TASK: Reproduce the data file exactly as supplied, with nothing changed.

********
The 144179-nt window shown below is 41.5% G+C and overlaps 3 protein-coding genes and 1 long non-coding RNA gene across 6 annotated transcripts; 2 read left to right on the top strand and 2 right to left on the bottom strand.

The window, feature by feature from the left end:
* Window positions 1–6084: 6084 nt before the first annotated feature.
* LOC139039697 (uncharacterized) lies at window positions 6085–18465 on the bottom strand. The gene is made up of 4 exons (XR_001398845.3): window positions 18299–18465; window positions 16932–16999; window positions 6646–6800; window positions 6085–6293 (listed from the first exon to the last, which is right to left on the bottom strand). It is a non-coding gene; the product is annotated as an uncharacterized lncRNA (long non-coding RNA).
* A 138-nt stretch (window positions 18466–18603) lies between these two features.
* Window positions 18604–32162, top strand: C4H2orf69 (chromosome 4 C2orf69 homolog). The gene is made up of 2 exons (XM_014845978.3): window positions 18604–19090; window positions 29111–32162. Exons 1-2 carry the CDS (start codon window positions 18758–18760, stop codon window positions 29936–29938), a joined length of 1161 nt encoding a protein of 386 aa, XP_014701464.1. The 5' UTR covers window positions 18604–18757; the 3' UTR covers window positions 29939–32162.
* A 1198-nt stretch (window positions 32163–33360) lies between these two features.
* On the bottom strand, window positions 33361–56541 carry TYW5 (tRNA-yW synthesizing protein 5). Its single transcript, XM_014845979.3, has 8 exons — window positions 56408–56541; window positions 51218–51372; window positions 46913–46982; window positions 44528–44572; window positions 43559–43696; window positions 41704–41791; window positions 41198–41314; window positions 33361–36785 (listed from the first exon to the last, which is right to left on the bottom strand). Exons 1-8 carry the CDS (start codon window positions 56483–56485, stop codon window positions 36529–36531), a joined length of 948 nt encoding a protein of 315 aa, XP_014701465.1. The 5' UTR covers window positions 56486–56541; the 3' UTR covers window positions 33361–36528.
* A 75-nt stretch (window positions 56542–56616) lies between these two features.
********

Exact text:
The 144179-nt window shown below is 41.5% G+C and overlaps 3 protein-coding genes and 1 long non-coding RNA gene across 6 annotated transcripts; 2 read left to right on the top strand and 2 right to left on the bottom strand.

The window, feature by feature from the left end:
* Window positions 1–6084: 6084 nt before the first annotated feature.
* LOC139039697 (uncharacterized) lies at window positions 6085–18465 on the bottom strand. The gene is made up of 4 exons (XR_001398845.3): window positions 18299–18465; window positions 16932–16999; window positions 6646–6800; window positions 6085–6293 (listed from the first exon to the last, which is right to left on the bottom strand). It is a non-coding gene; the product is annotated as an uncharacterized lncRNA (long non-coding RNA).
* A 138-nt stretch (window positions 18466–18603) lies between these two features.
* Window positions 18604–32162, top strand: C4H2orf69 (chromosome 4 C2orf69 homolog). The gene is made up of 2 exons (XM_014845978.3): window positions 18604–19090; window positions 29111–32162. Exons 1-2 carry the CDS (start codon window positions 18758–18760, stop codon window positions 29936–29938), a joined length of 1161 nt encoding a protein of 386 aa, XP_014701464.1. The 5' UTR covers window positions 18604–18757; the 3' UTR covers window positions 29939–32162.
* A 1198-nt stretch (window positions 32163–33360) lies between these two features.
* On the bottom strand, window positions 33361–56541 carry TYW5 (tRNA-yW synthesizing protein 5). Its single transcript, XM_014845979.3, has 8 exons — window positions 56408–56541; window positions 51218–51372; window positions 46913–46982; window positions 44528–44572; window positions 43559–43696; window positions 41704–41791; window positions 41198–41314; window positions 33361–36785 (listed from the first exon to the last, which is right to left on the bottom strand). Exons 1-8 carry the CDS (start codon window positions 56483–56485, stop codon window positions 36529–36531), a joined length of 948 nt encoding a protein of 315 aa, XP_014701465.1. The 5' UTR covers window positions 56486–56541; the 3' UTR covers window positions 33361–36528.
* A 75-nt stretch (window positions 56542–56616) lies between these two features.